Senator Lamar Alexander (R-Tn.) on Thursday announced that he will participate in a U.S. Senate committee hearing on Nov. 15, to examining state and federal oversight of the New England Compounding Center (NECC), the source of the contaminated steroid injections that have caused a meningitis outbreak nationwide and led to 13 deaths in Tennessee.
“This hearing is an important step to learning as much as we can about this tragic outbreak so that we can ensure that it never happens again. Tennessee officials identified the outbreak and responded quickly to the cases in our state, and I’m asking for their insights to help legislators in our next steps,” he said.
In the new Congress, Senator Alexander is likely to be ranking Republican on the Senate Health, Education, Labor and Pensions Committee, which is holding the hearing entitled “Pharmacy Compounding: Implications of the 2012 Meningitis Outbreak.”
The senator sent letters to the Tennessee Department of Health, the Tennessee Board of Pharmacy, the Tennessee Pharmacists Association, Tennessee Medical Association, the Tennessee Hospital Association, and the Tennessee Board of Medical Examiners, inviting them to submit testimony for the record on this issue.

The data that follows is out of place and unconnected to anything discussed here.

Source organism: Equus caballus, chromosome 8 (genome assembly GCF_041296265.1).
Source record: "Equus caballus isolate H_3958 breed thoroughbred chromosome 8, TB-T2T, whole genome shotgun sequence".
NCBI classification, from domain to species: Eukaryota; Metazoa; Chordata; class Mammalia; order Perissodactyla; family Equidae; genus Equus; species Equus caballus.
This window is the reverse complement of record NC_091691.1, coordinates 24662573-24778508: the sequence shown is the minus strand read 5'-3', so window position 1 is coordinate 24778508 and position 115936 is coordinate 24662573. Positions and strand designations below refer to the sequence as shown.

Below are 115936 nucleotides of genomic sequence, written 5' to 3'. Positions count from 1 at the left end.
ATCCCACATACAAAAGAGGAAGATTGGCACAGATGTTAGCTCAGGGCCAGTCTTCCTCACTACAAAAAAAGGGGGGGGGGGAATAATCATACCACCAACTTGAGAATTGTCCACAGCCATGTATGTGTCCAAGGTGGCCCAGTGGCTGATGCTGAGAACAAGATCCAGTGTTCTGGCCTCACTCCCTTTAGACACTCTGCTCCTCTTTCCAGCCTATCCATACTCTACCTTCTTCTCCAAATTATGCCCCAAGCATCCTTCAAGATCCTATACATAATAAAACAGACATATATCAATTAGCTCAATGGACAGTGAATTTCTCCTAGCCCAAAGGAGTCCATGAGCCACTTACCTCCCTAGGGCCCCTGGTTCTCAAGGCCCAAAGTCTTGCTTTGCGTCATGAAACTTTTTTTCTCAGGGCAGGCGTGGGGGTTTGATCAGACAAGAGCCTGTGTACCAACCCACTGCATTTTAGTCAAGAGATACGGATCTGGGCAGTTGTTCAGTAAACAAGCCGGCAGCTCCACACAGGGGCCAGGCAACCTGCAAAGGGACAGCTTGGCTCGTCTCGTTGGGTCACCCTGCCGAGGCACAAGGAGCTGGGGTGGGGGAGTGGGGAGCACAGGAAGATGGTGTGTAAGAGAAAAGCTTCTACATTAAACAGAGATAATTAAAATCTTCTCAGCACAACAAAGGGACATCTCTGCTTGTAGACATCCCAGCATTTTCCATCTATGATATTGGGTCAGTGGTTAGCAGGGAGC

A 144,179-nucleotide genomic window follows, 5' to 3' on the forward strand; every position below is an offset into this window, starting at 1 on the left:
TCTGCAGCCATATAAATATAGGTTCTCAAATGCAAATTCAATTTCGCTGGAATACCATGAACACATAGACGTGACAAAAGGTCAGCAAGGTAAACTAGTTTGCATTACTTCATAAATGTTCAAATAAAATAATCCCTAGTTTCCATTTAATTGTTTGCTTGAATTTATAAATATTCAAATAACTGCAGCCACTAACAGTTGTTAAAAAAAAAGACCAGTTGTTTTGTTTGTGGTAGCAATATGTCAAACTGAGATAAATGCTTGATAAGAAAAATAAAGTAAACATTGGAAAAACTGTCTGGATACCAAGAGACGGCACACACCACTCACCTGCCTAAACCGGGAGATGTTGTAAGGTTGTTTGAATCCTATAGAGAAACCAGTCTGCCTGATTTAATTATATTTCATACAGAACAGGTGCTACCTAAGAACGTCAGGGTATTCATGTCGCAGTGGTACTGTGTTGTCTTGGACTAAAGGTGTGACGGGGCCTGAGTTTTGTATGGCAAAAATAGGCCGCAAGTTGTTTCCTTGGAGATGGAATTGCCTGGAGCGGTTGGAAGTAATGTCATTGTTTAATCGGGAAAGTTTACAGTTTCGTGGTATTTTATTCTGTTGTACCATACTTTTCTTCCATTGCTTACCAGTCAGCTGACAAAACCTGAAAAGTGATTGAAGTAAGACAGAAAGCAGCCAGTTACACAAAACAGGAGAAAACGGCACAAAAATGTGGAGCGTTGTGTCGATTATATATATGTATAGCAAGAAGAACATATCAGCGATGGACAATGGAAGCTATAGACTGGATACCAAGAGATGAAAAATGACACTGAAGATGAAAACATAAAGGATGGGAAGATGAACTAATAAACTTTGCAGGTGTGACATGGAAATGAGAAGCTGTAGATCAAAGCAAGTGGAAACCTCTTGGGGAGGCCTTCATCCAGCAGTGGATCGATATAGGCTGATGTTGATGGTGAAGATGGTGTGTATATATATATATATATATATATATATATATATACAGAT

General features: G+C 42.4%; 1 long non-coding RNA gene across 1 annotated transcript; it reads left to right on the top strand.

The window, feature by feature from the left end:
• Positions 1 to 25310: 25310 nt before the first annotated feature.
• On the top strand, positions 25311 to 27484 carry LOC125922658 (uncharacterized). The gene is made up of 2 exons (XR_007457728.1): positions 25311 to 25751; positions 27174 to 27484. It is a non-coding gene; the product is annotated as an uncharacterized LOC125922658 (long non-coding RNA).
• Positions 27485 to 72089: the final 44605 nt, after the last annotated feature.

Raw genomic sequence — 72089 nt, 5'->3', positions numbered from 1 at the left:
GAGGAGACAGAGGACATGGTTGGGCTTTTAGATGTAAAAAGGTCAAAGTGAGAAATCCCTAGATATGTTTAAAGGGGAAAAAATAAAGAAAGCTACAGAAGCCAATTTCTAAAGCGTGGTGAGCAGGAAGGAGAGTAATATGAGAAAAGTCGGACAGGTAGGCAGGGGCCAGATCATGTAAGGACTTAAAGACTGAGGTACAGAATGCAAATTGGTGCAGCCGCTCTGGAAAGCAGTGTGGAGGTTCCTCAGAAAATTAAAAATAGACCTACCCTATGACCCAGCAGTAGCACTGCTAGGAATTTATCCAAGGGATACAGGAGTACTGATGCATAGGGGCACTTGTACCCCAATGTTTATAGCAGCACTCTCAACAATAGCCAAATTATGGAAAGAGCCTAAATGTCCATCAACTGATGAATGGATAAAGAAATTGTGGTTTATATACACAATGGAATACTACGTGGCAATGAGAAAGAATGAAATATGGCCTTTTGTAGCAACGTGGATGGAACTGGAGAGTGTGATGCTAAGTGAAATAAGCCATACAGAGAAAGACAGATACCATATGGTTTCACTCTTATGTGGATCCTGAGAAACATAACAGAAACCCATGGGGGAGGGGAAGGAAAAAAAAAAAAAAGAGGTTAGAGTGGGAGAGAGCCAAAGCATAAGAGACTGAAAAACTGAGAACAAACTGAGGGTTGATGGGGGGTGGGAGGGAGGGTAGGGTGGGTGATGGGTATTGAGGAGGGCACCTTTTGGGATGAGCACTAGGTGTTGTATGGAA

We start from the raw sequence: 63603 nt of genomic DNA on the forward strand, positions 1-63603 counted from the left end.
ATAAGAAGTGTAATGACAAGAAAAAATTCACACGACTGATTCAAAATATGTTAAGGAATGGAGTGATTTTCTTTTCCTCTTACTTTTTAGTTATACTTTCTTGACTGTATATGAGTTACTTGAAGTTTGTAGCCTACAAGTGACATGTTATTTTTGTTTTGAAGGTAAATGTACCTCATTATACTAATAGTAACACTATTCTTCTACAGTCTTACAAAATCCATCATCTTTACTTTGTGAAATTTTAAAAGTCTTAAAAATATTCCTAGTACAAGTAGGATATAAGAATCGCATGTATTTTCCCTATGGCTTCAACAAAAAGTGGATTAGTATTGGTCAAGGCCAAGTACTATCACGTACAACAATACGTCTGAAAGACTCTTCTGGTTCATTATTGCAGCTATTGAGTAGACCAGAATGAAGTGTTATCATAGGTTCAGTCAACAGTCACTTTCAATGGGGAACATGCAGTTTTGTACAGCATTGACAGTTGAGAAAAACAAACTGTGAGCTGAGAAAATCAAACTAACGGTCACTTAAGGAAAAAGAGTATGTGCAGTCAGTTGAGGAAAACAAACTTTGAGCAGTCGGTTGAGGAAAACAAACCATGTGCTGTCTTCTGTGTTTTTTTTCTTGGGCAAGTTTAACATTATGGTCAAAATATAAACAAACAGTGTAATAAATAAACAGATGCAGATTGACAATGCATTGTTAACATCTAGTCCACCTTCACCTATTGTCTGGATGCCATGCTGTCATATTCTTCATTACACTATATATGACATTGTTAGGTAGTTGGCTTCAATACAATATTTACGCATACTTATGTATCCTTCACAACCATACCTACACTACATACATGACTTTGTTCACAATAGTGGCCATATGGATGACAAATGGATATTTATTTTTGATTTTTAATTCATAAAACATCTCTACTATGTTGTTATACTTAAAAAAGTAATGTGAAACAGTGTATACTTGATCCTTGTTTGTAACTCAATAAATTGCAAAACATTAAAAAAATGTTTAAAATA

Senator Alexander, along with a bipartisan group of senators serving on the Senate Health, Education, Labor and Pensions Committee, last month sent letters to the FDA, Massachusetts Board of Pharmacy, and NECC owners, seeking information related to the outbreak.
He also joined Senator Bob Corker (R-Tn.) in sending a letter to FDA Commissioner Margaret Hamburg asking for clarity regarding existing laws governing oversight of compounding pharmacies like NECC and information about any inspections of NECC and actions taken since the FDA warned the center in December 2006.